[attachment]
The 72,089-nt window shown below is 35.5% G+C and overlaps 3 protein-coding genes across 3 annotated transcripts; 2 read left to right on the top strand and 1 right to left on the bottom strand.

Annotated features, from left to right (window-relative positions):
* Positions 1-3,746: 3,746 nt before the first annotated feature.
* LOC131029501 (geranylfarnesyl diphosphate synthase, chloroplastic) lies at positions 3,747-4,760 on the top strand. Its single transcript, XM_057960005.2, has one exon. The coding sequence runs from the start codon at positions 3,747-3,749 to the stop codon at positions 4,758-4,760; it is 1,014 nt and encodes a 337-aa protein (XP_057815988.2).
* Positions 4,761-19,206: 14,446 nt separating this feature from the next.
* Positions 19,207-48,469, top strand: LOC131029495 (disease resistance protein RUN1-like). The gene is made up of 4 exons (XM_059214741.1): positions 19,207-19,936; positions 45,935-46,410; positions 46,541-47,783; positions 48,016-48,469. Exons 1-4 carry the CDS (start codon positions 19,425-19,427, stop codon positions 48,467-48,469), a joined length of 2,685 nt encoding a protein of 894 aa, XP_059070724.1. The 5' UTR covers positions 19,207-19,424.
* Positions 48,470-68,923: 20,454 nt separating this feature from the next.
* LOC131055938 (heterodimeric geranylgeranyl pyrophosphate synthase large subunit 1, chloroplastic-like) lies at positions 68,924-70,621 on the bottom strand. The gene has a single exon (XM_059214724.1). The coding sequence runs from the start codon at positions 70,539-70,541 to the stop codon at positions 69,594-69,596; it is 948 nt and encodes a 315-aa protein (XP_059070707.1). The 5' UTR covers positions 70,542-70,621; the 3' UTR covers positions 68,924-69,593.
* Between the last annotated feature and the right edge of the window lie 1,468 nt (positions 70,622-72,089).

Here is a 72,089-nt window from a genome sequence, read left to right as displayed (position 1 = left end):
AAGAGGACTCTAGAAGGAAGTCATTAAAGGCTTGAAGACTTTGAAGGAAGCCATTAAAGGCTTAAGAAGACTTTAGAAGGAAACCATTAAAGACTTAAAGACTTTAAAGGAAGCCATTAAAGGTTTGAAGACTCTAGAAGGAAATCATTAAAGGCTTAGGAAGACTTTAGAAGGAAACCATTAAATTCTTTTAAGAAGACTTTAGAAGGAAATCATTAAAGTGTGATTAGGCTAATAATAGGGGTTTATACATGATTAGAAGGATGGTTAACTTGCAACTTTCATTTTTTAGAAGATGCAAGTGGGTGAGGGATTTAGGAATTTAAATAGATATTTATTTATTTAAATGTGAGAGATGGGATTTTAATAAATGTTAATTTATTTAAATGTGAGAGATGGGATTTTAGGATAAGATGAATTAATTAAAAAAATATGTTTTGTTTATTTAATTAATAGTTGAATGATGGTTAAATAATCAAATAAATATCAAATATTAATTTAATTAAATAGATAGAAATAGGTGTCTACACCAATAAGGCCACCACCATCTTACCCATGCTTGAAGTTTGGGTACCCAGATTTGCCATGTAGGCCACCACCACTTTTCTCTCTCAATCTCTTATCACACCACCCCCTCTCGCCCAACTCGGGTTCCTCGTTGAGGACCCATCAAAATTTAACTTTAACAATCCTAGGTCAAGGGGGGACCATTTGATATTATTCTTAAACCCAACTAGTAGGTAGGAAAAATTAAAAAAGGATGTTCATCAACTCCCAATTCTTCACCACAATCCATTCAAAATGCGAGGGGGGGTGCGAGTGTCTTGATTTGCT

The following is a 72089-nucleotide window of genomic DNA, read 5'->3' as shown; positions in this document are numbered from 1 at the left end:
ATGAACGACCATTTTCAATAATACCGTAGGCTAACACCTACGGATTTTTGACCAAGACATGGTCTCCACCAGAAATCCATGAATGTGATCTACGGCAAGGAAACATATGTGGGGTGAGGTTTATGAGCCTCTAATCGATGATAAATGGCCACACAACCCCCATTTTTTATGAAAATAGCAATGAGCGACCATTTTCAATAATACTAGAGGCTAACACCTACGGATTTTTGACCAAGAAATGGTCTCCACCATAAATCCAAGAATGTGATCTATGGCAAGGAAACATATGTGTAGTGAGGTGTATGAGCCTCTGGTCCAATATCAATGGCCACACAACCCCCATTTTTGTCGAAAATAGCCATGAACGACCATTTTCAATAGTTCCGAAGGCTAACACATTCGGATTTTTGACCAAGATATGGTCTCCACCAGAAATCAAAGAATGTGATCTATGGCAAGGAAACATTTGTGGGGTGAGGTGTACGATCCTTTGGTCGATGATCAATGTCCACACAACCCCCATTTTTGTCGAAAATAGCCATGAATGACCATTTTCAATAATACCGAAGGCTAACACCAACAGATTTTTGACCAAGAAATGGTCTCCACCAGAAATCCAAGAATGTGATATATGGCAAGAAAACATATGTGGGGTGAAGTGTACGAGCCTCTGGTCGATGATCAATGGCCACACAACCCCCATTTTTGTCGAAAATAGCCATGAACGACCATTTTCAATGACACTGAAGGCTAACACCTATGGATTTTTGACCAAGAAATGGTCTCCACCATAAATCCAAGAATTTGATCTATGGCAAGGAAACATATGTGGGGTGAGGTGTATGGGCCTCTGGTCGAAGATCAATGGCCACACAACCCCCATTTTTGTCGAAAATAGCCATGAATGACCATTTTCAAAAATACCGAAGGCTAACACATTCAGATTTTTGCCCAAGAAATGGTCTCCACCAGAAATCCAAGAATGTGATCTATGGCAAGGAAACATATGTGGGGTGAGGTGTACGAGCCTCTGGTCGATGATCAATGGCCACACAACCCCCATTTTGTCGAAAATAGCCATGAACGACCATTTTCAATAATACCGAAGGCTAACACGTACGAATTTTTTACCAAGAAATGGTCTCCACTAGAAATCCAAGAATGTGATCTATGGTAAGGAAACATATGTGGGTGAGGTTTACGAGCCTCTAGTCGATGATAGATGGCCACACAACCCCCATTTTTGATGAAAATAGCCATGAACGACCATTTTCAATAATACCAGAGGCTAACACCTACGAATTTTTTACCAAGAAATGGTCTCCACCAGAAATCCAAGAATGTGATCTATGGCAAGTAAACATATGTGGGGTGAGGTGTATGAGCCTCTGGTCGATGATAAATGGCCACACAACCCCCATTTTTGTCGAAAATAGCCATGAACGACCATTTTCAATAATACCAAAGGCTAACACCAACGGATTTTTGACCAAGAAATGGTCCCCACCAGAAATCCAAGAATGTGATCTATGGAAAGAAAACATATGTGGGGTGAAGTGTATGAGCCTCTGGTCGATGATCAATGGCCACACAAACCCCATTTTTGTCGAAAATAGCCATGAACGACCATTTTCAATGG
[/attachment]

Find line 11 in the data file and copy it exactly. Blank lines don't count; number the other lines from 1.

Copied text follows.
AAGAGGACTCTAGAAGGAAGTCATTAAAGGCTTGAAGACTTTGAAGGAAGCCATTAAAGGCTTAAGAAGACTTTAGAAGGAAACCATTAAAGACTTAAAGACTTTAAAGGAAGCCATTAAAGGTTTGAAGACTCTAGAAGGAAATCATTAAAGGCTTAGGAAGACTTTAGAAGGAAACCATTAAATTCTTTTAAGAAGACTTTAGAAGGAAATCATTAAAGTGTGATTAGGCTAATAATAGGGGTTTATACATGATTAGAAGGATGGTTAACTTGCAACTTTCATTTTTTAGAAGATGCAAGTGGGTGAGGGATTTAGGAATTTAAATAGATATTTATTTATTTAAATGTGAGAGATGGGATTTTAATAAATGTTAATTTATTTAAATGTGAGAGATGGGATTTTAGGATAAGATGAATTAATTAAAAAAATATGTTTTGTTTATTTAATTAATAGTTGAATGATGGTTAAATAATCAAATAAATATCAAATATTAATTTAATTAAATAGATAGAAATAGGTGTCTACACCAATAAGGCCACCACCATCTTACCCATGCTTGAAGTTTGGGTACCCAGATTTGCCATGTAGGCCACCACCACTTTTCTCTCTCAATCTCTTATCACACCACCCCCTCTCGCCCAACTCGGGTTCCTCGTTGAGGACCCATCAAAATTTAACTTTAACAATCCTAGGTCAAGGGGGGACCATTTGATATTATTCTTAAACCCAACTAGTAGGTAGGAAAAATTAAAAAAGGATGTTCATCAACTCCCAATTCTTCACCACAATCCATTCAAAATGCGAGGGGGGGTGCGAGTGTCTTGATTTGCT